Before you start cutting, make sure you have a clean compressed-air supply that’s not contaminated by water or oil, as either substance will prematurely wear out the consumables. Check that the air pressure is set to the level required by the tool, and ensure that the nozzle and the electrode of the cutter are correctly installed. Wear proper safety gear (long sleeves, gloves, dark goggles or a welding shield or helmet). To get the best results when cutting, follow these tips:

  • Pierce the workpiece by approaching the metal with your torch at an angle (60 degrees from horizontal, 30 degrees from vertical); then rotate the torch to the vertical position. This way, the molten metal is blown away from the torch.
  • Maintain a constant work distance, somewhere from 3/16 to 1/8 in. between the nozzle of the torch and the workpiece. Until you’re used to working with the tool, consider using an insulated drag cup that that snaps over the nozzle and allows you to rest the torch directly on the workpiece.
  • Do not touch the nozzle to the workpiece when using current levels of 45 amps or more. Doing so will drastically reduce the nozzle life, as the cutting will double arc through the nozzle.
  • When the tool is moving at the right cutting speed, the molten metal spray will blow out the bottom of the workpiece at a 15- to 20-degree angle. Moving too slowly will create slow-speed dross, an accumulation of molten metal on the bottom edge of the cut. Moving too fast will cause high-speed dross to accumulate on the top surface.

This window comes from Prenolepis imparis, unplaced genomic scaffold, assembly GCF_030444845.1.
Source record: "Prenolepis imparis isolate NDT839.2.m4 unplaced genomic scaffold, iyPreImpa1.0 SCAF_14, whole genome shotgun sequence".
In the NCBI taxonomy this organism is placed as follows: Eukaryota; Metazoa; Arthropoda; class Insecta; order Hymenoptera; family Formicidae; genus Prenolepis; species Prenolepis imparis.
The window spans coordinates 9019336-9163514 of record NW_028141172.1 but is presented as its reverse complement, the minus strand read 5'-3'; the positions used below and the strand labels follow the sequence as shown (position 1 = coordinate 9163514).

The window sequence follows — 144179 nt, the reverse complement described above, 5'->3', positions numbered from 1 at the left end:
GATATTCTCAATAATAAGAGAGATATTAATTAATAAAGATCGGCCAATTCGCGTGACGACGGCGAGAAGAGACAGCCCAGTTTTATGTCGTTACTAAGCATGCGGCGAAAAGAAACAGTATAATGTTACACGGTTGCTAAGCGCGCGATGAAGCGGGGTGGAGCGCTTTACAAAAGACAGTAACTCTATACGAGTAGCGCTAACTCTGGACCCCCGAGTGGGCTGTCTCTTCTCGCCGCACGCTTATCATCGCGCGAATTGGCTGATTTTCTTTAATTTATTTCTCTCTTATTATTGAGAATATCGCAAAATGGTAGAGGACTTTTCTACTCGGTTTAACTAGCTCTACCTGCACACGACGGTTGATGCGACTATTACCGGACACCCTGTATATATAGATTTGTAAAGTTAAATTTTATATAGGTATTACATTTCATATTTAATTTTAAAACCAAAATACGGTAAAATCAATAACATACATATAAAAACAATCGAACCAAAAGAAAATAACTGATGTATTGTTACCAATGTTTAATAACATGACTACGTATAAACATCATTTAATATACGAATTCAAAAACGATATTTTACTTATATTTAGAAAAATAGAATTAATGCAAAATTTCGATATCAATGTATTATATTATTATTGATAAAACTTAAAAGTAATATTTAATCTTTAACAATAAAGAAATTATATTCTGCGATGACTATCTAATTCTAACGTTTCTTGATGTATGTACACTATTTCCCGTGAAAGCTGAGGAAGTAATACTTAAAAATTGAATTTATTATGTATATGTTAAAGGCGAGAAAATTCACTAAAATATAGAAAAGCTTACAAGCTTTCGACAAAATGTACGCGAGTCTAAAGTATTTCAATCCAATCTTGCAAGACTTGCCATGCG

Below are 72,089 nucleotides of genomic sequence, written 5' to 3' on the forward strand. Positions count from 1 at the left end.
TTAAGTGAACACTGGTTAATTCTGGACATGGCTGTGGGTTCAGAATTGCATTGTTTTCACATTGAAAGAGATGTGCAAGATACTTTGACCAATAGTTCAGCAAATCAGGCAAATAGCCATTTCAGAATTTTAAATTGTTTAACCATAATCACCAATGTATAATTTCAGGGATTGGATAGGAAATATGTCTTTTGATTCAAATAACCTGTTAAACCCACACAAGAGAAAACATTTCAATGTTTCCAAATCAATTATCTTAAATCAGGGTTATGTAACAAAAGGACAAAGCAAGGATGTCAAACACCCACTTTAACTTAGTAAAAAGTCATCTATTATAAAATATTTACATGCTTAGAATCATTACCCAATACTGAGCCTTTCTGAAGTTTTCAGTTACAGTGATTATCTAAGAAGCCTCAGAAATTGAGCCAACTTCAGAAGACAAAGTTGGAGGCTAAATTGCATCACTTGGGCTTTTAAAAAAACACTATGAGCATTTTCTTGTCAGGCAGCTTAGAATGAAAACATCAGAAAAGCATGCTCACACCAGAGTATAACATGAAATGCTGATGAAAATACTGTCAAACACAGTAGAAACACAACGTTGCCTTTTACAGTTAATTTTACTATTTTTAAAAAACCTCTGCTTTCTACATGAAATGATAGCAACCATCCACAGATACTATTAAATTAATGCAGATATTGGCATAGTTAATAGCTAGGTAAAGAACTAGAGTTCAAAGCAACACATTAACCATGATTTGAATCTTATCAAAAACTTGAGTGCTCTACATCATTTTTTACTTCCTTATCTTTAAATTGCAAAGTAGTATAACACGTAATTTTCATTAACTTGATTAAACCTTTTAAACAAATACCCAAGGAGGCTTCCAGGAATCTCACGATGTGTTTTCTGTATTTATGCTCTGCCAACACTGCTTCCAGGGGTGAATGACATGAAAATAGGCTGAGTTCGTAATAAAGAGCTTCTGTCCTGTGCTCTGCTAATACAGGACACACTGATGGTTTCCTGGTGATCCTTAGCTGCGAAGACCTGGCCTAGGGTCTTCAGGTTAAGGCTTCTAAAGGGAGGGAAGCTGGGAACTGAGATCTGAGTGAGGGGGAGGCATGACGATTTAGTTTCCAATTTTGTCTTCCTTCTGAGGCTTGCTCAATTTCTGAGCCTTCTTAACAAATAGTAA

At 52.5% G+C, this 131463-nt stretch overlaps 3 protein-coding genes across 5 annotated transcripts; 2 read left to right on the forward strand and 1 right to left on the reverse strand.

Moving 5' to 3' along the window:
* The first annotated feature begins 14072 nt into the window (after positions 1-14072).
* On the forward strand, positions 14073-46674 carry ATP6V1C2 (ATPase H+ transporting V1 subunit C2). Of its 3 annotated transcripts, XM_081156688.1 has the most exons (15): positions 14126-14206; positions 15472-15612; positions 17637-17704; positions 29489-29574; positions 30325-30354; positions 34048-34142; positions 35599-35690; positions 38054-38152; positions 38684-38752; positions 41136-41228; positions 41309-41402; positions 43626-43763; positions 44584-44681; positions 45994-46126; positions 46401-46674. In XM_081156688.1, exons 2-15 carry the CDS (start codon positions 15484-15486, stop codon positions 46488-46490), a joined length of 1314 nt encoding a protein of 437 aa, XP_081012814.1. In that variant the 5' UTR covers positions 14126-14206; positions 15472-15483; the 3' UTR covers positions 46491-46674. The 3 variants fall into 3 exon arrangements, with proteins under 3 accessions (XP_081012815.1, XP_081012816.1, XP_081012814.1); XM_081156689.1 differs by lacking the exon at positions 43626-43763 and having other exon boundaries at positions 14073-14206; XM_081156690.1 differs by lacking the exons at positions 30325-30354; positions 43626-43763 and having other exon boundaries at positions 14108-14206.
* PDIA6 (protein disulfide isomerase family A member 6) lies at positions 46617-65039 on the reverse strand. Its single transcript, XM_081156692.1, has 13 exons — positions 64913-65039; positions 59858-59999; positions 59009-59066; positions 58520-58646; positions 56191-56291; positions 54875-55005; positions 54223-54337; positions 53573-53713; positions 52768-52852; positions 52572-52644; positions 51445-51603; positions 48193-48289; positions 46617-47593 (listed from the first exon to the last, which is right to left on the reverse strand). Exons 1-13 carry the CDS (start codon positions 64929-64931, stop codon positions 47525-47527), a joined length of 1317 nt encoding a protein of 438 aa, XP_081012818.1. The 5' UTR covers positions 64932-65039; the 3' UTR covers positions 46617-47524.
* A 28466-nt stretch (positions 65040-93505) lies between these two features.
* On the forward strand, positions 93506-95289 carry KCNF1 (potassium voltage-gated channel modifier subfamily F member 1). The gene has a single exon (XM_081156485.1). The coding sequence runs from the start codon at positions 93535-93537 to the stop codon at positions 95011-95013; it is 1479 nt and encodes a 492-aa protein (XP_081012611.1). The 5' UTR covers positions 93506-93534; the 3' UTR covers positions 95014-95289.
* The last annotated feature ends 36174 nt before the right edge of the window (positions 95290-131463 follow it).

• Set the current to maximum as you begin; then turn it down as needed. More power is usually better, except when you’re doing precision cutting or when you need a small kerf.
  • Travel in the direction that will produce the best finished work. As you push the torch away from you, the right-hand side of the workpiece will tend to have a better, squarer edge. If you are making a circular cut and plan to keep the round piece as your finished work, move in a clockwise direction. If you plan to keep the piece from which the circle was cut, move in a counterclockwise direction.


This photo of a 1/16-in.-thick steel workpiece shows how smooth a plasma cut can be. The dross (see photo below) on the back of this cut was caused by the torch moving too slowly.

After finding the right machine and learning some tricks of the trade, you’ll be ready to put your new tool to use. With experience, you’ll work faster, make better cuts and be able to accomplish more than you might have imagined possible.